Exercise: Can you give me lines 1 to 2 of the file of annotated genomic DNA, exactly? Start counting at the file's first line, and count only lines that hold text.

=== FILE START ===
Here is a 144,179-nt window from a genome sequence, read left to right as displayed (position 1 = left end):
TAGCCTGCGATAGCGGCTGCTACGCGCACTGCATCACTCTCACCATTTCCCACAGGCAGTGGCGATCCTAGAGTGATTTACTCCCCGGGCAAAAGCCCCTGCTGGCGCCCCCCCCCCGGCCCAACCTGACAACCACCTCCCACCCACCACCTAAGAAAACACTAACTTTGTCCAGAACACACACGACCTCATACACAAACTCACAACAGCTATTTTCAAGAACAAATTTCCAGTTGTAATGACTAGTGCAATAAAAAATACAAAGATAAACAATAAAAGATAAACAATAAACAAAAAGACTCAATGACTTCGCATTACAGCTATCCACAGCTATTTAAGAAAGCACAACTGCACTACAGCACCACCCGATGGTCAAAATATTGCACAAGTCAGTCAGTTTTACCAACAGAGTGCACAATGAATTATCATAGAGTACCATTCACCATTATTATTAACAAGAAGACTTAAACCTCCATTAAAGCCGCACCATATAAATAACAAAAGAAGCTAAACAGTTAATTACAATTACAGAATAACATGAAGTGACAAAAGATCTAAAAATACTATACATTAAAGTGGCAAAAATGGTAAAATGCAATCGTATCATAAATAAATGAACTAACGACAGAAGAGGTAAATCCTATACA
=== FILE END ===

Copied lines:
Here is a 144,179-nt window from a genome sequence, read left to right as displayed (position 1 = left end):
TAGCCTGCGATAGCGGCTGCTACGCGCACTGCATCACTCTCACCATTTCCCACAGGCAGTGGCGATCCTAGAGTGATTTACTCCCCGGGCAAAAGCCCCTGCTGGCGCCCCCCCCCCGGCCCAACCTGACAACCACCTCCCACCCACCACCTAAGAAAACACTAACTTTGTCCAGAACACACACGACCTCATACACAAACTCACAACAGCTATTTTCAAGAACAAATTTCCAGTTGTAATGACTAGTGCAATAAAAAATACAAAGATAAACAATAAAAGATAAACAATAAACAAAAAGACTCAATGACTTCGCATTACAGCTATCCACAGCTATTTAAGAAAGCACAACTGCACTACAGCACCACCCGATGGTCAAAATATTGCACAAGTCAGTCAGTTTTACCAACAGAGTGCACAATGAATTATCATAGAGTACCATTCACCATTATTATTAACAAGAAGACTTAAACCTCCATTAAAGCCGCACCATATAAATAACAAAAGAAGCTAAACAGTTAATTACAATTACAGAATAACATGAAGTGACAAAAGATCTAAAAATACTATACATTAAAGTGGCAAAAATGGTAAAATGCAATCGTATCATAAATAAATGAACTAACGACAGAAGAGGTAAATCCTATACA